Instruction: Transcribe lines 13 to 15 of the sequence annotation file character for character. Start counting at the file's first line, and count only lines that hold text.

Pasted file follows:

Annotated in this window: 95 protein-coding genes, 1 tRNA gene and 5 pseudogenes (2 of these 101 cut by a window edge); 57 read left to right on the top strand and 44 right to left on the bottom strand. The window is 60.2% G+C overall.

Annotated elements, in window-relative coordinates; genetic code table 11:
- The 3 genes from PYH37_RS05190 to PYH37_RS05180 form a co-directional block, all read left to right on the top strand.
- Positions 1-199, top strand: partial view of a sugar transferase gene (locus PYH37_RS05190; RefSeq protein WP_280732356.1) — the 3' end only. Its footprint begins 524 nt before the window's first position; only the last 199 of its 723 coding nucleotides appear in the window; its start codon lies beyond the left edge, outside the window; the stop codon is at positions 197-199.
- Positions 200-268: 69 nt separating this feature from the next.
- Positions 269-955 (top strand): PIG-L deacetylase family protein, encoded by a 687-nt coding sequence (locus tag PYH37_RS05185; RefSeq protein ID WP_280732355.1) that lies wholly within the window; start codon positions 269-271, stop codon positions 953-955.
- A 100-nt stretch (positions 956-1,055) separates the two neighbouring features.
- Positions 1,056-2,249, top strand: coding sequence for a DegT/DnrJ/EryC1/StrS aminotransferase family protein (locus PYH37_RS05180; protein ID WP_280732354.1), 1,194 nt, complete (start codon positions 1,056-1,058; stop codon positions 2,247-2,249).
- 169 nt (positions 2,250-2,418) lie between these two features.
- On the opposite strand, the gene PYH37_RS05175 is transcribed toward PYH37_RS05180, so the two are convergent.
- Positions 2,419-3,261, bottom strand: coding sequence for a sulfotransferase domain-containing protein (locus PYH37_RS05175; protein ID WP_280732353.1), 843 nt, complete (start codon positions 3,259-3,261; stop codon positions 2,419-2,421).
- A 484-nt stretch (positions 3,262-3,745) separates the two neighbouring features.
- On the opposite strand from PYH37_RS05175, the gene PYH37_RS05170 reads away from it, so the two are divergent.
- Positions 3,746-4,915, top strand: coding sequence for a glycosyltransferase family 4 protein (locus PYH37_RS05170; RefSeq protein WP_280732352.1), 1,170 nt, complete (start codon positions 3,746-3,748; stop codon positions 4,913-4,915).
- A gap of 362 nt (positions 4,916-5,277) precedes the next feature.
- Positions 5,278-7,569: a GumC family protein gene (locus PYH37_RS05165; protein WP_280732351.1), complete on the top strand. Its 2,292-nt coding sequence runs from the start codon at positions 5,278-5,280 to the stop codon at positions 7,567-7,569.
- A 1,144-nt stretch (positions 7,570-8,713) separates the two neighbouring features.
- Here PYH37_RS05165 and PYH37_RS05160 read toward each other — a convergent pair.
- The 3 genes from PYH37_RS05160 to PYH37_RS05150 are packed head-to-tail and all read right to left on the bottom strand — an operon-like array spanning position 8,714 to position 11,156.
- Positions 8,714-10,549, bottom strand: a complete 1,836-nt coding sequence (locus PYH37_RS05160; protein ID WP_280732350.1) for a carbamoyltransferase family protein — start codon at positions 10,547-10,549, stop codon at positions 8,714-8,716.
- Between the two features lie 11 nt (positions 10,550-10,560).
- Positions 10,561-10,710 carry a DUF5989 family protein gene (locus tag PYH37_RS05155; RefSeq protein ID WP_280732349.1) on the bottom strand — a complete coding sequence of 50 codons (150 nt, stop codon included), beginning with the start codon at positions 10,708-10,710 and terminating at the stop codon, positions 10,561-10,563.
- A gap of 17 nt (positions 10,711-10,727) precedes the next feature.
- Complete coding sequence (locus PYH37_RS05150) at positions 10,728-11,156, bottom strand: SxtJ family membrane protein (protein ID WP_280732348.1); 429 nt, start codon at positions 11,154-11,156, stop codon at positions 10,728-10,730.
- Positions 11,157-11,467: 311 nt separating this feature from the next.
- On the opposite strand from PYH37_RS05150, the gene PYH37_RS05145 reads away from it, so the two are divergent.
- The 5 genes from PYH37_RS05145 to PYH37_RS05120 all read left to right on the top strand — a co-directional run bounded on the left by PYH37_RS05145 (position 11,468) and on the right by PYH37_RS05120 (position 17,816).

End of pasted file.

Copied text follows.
- On the opposite strand from PYH37_RS05175, the gene PYH37_RS05170 reads away from it, so the two are divergent.
- Positions 3,746-4,915, top strand: coding sequence for a glycosyltransferase family 4 protein (locus PYH37_RS05170; RefSeq protein WP_280732352.1), 1,170 nt, complete (start codon positions 3,746-3,748; stop codon positions 4,913-4,915).
- A gap of 362 nt (positions 4,916-5,277) precedes the next feature.